Lithography is a traditional printing technique born with the discovery of the printing potential of stone.Discover the range
In 1796, German writer Aloïs Senefelder gave birth to lithography with the discovery of the printing potential of stone. This new process made it possible to print a much wider range of marks and tones than could be achieved with earlier relief printmaking and intaglio methods.
Lithography involves drawing an image on a lithography stone with a waxy medium. This is then treated to make certain areas water-repellant. Water-repellant areas do not receive the ink. After the stone has been properly prepared, it is pressed to print ink on the paper.
We have been supplying lithographic materials for artists and workshops since our shop first opened in 1862. To date, we continue to widen our lithography range to cover every stage of the process, from the preparation of the stone, to drawing, printing and preservation.
Lithographic pencils, crayons and inks, tusche and printing papers: discover the process and the tools needed for lithography.
Lithography is based on the fact that grease and water don’t mix, and instead repel. It involves drawing an image onto a stone surface with a grease-rich medium, such as an ink called tusche or a waxy crayon. This grease is absorbed by the top layer of the stone.
A solution of gum arabic and nitric acid is then applied to the stone surface, which penetrates into the areas that aren’t protected by the oil-based image. This creates a water-repellant layer. It means that when printed, only the areas of the stone covered in wax receive the ink and print.
After this, grease-based material is cleaned off the image surface, allowing it to be water-receptive. It is then wetted and a greasy ink is applied with a roller. The ink adheres to the applied oily marks but is repelled by the water found in other areas of the surface. The ink is then transferred onto the paper sheet using a press, producing a printed image.
There are many variations on this technique, including mono and colour techniques.
Many different instruments are used to create lithographic images, including lithographic pencils, crayons and inks. All of these tools are made from grease-rich substances and create slightly different effects.
Corrections can be made to lithographic images with dedicated tools including cat’s tongue scrapers, burin-shaped scrapers and corrective crayons.
Some of these drawing materials are also used in etching.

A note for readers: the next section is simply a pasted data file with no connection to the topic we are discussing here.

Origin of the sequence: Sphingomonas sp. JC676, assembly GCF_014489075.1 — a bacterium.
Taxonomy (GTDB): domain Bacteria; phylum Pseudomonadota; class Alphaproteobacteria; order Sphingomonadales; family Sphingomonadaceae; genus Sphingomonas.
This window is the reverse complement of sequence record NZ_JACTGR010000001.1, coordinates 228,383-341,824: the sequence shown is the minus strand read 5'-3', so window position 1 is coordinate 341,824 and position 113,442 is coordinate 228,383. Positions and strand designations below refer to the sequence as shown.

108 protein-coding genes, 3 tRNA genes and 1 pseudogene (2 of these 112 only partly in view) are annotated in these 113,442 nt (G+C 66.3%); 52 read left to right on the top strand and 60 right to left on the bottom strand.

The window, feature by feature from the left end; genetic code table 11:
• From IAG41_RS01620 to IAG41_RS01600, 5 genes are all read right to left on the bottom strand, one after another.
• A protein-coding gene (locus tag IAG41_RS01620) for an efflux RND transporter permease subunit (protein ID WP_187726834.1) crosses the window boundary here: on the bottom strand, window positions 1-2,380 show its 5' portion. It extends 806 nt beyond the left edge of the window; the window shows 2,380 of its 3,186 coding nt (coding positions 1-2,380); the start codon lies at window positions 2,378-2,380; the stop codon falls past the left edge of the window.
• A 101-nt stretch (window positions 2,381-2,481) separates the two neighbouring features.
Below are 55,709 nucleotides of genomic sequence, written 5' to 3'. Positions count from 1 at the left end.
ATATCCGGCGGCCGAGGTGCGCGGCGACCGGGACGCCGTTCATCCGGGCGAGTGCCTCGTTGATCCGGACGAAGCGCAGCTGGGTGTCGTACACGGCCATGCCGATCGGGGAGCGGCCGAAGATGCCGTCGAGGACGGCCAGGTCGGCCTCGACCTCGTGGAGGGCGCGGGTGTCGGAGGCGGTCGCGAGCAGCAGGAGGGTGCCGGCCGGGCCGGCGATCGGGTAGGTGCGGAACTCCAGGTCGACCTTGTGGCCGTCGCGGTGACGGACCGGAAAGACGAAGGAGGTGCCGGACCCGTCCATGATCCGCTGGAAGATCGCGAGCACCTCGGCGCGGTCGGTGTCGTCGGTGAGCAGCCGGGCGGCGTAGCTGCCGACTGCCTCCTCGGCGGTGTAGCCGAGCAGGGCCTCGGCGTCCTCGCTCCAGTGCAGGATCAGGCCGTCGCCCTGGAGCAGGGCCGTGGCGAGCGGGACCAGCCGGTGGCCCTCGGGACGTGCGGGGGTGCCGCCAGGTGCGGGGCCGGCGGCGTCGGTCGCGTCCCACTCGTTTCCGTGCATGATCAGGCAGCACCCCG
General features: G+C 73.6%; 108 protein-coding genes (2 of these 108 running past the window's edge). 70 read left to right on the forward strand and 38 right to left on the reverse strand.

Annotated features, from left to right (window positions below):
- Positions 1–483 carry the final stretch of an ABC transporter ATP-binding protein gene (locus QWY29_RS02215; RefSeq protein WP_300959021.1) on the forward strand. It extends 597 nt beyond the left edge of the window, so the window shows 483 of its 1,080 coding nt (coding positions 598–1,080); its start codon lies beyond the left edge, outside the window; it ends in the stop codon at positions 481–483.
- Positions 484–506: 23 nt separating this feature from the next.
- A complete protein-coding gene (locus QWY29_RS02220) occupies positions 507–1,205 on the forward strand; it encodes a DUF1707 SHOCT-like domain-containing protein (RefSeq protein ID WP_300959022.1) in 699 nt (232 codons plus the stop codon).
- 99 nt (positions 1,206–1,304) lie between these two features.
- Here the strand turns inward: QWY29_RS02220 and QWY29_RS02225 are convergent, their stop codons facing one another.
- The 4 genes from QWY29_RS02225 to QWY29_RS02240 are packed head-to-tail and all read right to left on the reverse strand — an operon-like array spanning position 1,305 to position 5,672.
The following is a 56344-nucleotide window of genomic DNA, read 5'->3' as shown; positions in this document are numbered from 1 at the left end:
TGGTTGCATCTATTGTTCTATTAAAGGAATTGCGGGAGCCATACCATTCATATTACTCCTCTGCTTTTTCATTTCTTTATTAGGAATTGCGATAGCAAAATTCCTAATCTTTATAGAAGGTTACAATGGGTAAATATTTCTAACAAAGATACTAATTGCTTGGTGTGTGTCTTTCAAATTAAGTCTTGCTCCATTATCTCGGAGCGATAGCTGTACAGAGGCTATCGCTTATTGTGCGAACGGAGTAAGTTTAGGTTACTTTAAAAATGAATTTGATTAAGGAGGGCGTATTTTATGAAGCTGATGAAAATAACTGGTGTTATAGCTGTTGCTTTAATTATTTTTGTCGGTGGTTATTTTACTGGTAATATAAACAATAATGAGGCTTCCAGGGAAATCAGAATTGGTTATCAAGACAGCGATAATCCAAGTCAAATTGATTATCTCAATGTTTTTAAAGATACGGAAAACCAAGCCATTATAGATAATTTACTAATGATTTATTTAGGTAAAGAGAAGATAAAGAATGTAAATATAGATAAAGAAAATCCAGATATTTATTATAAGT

Lithographic crayons and pencils are grease-rich instruments used to draw images on stone. They are typically square or barrel-shaped sticks that resemble pencil leads. They are often made from materials including white wax, soap, lac, lamp black and the hardest substance, copal.
When choosing your litho crayons & pencils you can pick various degrees of hardness. Grades are usually from Copal & No1 to No5.
No5s contain the most grease and are the softest pencils. They produce rich, smoky black lines. Copal & No1s are the hardest pencils and produce light, fine tones.
The edge of each crayon can be used to draw straight and fine lines. You can sharpen the hardest grade pencils with a pencil sharpener or polisher. The softest can be used with a holder to prevent them from melting in your hand.
We offer six different crayon graduations from No1 to No5 (No5 is the most greasy) and a very dry, hard copal crayon, plus a holder. Our Stone Tablet Crayons make it possible to execute broad flat tints while maintaining the classic crayon texture.
Litho ink is called tusche and is made of a water-based solution of grease & pigment. Tusche can be further diluted in distilled water and used with a pen or as a wash.
Litho tusche is available as liquid ink, solid sticks and in tablets for rubbing. We make high grade, acid resistant formulas with finely dispersed pigment. Our tusche sticks require diluting with distilled water before use, while the classic tusche can be used in its liquid form.
Lithographic artists use a range of corrective tools to touch up their drawings and to completely remove ink and crayon from stone surfaces. Tools include cat’s tongue scrapers, burin-shaped scrapers and corrective crayons, also known as snake slips.
Scraping knives traditionally have wooden handles and are available in a choice of blade designs. Both our cat tongues and burin-shaped scrapers are available in six different blade options, from the No1 to No6 blade.
Charbonnel Corrective Crayon is made from highly abrasive pumice with a sharply chiselled end for fine detail work.
Litho roll-up inks are printing inks which are designed to carry out direct transfer from stone.
Charbonnel offers three types of black inks, black crayon litho, black drawing litho and black velvet litho. All have their own unique characteristics.
Additives can be used to alter their rendering by changing each ink’s consistency, either making them more transparent, fluid or thicker. Preservation ink is used to protect the image on a mother stone once printing is complete.
To achieve a perfectly inked lithographic stone, lithographic artists use a range of rolling tools in various widths and densities. We offer polyurethane rollers in widths from 20 to 50 cm and in two different hardness levels. These are available as solo heads with separate holders, or as complete rollers.
For the final image, your choice of paper is as important as the ink. There are a wide range of paper weights, absorbencies, compositions, thicknesses, colours and finishes available to match your needs.
All paper used in lithography must be able to withstand the compression of the press and needs to be very elastic and strong. The paper you choose should have a soft, unfinished and uncoated surface. To ensure the longevity of your print, it should also be resistant to degradation and ageing.